Opinion Here

        • South Carolina
        • Kiawah Dev. Partners, II v. S.C. Dep't of Health & Envtl. Control, 2018 WL 1833546 (S.C. Apr. 18, 2018).
        • A developer sought a permit to construct a bulkhead and revetment along the Kiawah River in order to facilitate residential development of the upland property. The South Carolina Department of Health and Environmental Control (DHEC) denied the majority of the permit but granted a 270-foot portion to protect public access. The developer and a coastal conservation group challenged the DHEC’s decision. A lower court ruled in favor of the developer, granting a permit for 2,783 feet of bulkhead and revetment but modifying the requested permit. The South Carolina Supreme Court reversed and remanded. On remand, the Administrative Law Court authorized installation of 270 feet of bulkhead with revetment and additional bulkhead spanning 2,513 feet. DHEC and the group appealed again. The South Carolina Supreme Court affirmed the ALC’s ruling that 270 feet of bulkhead would allow the public to continue to access public tidelands, but it found that approval of 2,513 feet of bulkhead without revetment was not supported by substantial evidence. The court affirmed as modified.

        • Opinion Here


    • ESisseton-Wahpeton Oyate of Lake Traverse Reservation v. U.S. Army Corps of Engineers, 2018 WL 1936356 (8th Cir. Apr. 25, 2018).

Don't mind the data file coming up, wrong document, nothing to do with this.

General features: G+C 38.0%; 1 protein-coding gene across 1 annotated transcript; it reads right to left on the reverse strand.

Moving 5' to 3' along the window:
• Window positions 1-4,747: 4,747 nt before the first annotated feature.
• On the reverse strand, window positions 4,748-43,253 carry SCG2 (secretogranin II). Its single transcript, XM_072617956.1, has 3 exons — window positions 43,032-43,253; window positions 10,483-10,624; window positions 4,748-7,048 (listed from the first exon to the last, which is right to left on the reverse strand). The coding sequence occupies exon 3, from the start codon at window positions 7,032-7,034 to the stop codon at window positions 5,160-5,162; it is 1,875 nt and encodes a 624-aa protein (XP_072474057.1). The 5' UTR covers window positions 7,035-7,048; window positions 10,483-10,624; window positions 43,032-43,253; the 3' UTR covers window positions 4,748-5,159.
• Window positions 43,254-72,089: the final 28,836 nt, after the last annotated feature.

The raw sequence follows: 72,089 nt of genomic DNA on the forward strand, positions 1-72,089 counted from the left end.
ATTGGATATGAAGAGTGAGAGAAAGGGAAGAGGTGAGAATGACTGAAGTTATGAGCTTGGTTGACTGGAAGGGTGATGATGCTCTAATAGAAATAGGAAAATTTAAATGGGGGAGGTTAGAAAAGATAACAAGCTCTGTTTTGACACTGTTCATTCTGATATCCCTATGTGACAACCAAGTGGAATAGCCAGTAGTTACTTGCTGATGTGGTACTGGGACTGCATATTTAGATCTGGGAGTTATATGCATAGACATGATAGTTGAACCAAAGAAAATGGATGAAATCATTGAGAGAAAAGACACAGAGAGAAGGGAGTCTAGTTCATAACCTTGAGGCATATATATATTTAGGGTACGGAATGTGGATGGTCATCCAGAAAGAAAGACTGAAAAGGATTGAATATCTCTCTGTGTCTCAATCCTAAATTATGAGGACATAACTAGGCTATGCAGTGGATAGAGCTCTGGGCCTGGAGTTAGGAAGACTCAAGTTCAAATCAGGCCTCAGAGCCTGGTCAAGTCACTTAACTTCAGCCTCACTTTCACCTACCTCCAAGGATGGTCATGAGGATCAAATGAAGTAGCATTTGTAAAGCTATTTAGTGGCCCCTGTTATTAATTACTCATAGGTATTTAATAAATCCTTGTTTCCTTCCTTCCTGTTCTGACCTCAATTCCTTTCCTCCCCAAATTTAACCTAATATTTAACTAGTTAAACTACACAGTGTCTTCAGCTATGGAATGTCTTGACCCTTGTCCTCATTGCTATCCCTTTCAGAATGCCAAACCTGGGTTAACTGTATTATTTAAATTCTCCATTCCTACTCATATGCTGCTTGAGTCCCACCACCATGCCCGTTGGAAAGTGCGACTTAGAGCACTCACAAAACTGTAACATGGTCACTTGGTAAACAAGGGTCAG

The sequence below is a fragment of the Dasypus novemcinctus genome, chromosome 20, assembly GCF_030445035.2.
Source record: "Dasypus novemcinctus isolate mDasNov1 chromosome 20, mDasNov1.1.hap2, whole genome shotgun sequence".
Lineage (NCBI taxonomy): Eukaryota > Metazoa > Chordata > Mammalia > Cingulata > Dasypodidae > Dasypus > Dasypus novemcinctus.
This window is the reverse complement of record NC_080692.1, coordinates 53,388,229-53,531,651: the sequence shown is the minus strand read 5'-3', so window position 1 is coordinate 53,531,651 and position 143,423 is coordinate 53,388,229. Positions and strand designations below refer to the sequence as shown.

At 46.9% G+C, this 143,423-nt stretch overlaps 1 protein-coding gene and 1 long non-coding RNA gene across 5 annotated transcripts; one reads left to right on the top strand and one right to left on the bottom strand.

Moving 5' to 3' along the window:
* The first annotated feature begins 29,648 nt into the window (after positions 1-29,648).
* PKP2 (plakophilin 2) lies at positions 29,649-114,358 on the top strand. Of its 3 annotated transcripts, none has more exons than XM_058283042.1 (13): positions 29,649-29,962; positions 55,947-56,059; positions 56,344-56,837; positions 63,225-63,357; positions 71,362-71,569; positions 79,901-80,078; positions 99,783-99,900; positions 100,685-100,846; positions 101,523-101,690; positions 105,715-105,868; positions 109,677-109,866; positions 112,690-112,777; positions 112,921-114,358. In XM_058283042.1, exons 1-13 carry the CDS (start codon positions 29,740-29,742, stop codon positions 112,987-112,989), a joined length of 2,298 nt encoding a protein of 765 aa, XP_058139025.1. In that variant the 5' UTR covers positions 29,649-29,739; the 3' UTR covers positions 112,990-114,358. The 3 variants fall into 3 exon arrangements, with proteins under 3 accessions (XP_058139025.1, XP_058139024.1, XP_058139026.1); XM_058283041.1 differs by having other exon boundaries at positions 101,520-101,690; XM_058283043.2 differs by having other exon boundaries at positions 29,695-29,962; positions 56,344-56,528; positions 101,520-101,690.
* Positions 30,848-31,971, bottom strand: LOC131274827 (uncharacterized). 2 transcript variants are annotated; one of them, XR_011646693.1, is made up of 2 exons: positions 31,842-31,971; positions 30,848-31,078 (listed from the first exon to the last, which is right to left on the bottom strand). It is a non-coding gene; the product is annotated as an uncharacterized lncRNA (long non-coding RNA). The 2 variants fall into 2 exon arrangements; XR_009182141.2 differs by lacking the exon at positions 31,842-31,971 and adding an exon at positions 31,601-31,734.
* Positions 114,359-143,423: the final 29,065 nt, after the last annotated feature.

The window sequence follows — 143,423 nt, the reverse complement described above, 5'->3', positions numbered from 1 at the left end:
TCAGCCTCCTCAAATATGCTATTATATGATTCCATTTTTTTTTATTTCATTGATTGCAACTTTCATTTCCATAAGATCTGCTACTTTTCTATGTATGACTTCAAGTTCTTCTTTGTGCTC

• Merlyn Drake, a real property owner adjacent to Enemy Swim Lake in South Dakota, constructed a farm road. Drake received several permits and exemptions from the U.S. Army Corps of Engineers (Corps) for dredging parts of the lake and surrounding areas. The majority of the lake’s shoreline is owned by the Sisseton-Wahpeton Oyate Tribe. The lake has significant and historical value to the Tribe, and the Tribe feared that Drake was not only dredging for a farm road, but also dredging for future development projects. The Tribe claimed that Drake misrepresented his claims to the Corps. In 2010, the Tribe sent a letter to the Corps requesting it to recapture the road project and order Drake to remove the road. The Corps responded that Drake’s activities were for agricultural purposes and declined to intervene, because the permits and exemptions were valid. The Tribe claimed that the Corps’ decision in the letter was arbitrary and capricious. The court held that the response letter in 2010 was not a final agency action for purposes of a permit, so it did not give rise to a claim. Also, the Tribe is not entitled to equitable tolling, because it did not diligently pursue its rights; therefore, the statute of limitations bars the Tribe’s claims regarding the agency decision. Next, the Tribe claimed that the Corps erroneously issued a nationwide-permit for Drake’s project, but Drake’s project was not a “single and complete project.” However, the Corps’ interpretation of the project being “single and complete” was not erroneous.